OHE 3/24/97

On Friday (3/21), I began a 10-day vacation (Spring Break!!) and celebrated the occasion by hiking up Hawaii Loa ridge with Doug Walker, a '66 Punahou grad now living and working in New York as a hospital administrator. Prior to returning to Oahu for a R&R trip, he emailed me to set up a hike.

He decided on Hawaii Loa since it provides a decent workout without getting dicey. And Friday's weather was sparkling clear, adding to the enjoyment. Once we reached the top, I suggest an exploratory sojourn along the summit toward Wiliwilinui. Doug declined, so I pushed my way through for 10 minutes solo before backtracking.

Pu'u Kalena was penciled in for Saturday but that trek was scratched for another weekend. Hopefully, time and schedule will permit us to head up Schofield way to scale Kumakalii (2572) and then Oahu's second highest peak (3504).

With Kalena a no-go, Plan B for Saturday was to hike up the Bowman shortcut trail to Kahuauli then continue along the spine to Keahiakahoe and then descend the Haiku Stairs. Then I got a call from my buddy Bill Melemai inviting me to join him and his ohana at Palama Uka out in the leeward Koolaus between Helemano and Haleiwa. So Palama Uka it would be.

I met Bill them at the camp, getting there on the military's Paalaa Uka Pupukea road (dirt) via Helemano Military Reservation. Bill and his family drove up on Opaeula Road, the traditional route to the camp from Haleiwa.

Bill's son Willie, 12, and Bill's nephew Keoni, 10, accompanied me on an exploratory hike down a steep ridge that tops out at the northwest corner of the Palama Uka grounds and descends about a third of a mile to Kawai Iki Stream.

The descent took longer than anticipated because after the initial 60-70 yards, the trail disappeared and we had to slide and hack our way downslope. About 150 yards from the river, we encountered a 20-foot rocky cliff that we negotiated with the help of a rope I brought along.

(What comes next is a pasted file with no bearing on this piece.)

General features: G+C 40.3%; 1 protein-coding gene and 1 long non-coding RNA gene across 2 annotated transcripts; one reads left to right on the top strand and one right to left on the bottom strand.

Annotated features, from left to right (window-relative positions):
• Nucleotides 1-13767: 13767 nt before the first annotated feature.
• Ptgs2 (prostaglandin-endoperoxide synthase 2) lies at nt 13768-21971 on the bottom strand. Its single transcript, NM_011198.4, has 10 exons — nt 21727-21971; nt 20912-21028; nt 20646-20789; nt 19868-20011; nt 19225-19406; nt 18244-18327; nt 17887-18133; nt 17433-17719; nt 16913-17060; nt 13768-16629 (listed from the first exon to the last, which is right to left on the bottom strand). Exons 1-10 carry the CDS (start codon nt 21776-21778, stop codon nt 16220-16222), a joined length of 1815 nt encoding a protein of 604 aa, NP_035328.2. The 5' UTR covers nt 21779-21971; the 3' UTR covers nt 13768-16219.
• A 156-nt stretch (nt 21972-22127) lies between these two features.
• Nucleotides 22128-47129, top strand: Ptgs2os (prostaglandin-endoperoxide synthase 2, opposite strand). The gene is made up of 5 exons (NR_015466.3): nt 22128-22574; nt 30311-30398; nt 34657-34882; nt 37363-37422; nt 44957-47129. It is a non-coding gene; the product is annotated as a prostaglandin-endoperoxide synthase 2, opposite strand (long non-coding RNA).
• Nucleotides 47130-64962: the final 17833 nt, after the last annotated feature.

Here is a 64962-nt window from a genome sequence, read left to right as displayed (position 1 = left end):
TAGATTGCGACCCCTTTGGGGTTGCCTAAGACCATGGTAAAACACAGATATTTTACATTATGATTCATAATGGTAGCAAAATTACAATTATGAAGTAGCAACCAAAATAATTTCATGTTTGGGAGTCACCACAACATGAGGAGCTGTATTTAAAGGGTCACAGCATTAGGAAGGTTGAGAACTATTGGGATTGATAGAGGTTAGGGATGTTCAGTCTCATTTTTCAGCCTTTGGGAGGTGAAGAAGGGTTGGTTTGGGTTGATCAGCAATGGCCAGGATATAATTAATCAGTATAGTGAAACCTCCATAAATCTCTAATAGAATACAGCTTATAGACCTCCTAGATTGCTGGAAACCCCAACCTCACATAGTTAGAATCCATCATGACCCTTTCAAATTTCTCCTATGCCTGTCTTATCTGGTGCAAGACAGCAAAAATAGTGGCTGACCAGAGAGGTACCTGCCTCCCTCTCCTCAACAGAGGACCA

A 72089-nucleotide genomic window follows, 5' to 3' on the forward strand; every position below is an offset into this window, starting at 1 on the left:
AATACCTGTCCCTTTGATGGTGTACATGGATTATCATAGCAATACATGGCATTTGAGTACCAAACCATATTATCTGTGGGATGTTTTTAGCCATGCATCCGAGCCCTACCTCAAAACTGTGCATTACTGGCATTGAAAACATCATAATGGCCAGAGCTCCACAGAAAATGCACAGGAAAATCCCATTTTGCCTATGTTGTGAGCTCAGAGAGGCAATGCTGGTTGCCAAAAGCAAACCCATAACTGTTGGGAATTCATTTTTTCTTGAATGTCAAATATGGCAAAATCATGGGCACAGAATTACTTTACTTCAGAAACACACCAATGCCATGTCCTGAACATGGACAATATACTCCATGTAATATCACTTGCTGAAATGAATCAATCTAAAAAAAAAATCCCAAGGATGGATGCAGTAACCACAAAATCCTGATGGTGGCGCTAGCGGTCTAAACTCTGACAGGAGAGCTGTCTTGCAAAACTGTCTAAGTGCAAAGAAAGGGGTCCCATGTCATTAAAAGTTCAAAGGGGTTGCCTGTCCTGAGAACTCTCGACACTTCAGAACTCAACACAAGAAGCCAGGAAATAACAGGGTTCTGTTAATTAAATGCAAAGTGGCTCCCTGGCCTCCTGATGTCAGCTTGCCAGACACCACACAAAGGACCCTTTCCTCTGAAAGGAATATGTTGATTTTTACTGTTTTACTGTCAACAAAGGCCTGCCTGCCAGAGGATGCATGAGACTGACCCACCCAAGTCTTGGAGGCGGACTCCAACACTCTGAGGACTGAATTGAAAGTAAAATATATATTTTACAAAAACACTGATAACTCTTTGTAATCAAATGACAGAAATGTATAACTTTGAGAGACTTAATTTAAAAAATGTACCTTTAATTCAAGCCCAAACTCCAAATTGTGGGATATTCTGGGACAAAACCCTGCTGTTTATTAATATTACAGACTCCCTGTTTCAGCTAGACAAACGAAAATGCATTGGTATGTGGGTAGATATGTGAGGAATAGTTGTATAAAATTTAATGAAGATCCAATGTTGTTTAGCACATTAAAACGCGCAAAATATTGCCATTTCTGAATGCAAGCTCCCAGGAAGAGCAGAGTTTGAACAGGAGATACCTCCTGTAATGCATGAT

When we reached the river, I told the boys that instead of returning to the camp the way we came, we'd head downstream until we reached the point where Paalaa Uka Pupukea road crossed it on a bridge at the bottom of a valley. I figured that we could reach the bridge in about 30 minutes (we actually made it in 20). Along the way, we passed a beautiful and inviting swimming hole at the base of a towering, overhanging rock wall.

After reaching the bridge, we returned to Palama Uka in 20-25 minutes on the heavily rutted gravel and dirt road, which ascended steeply out of the valley.

On Sunday, I joined the HTMC clearing crew atop Maunalani Heights to prepare the Lanipo trail for an upcoming club hike. The initial plan was to hike up and clear Lanipo, traverse the summit crest, and descend the adjacent Waialae Nui ridge. A lingering rainstorm and heavy cloud cover on the slopes forced us to scrub the jaunt along the spine and the Waialae Nui descent.

But we did slosh and chop our way up Lanipo, finally stopping and turning back at the 3.5-hour mark at about the point where the trail makes its final steep climb to the summit. The clouds were so thick that we never saw the main Koolau ridge nor Palolo Valley for the duration of the hike.

I talked to a HTMC trail gang member, Patrick Rorie, who told me that on 3/22, he and a buddy had climbed Ohulehule via a Kahana Valley approach, making it to the top just short of three hours. Patrick said he and his friend had hacked down some clidemia at the top so that a view is now possible. They even briefly explored a path that headed down Ohulehule's southeast ridge, called by Stuart Ball as the most dangerous route on Oahu.


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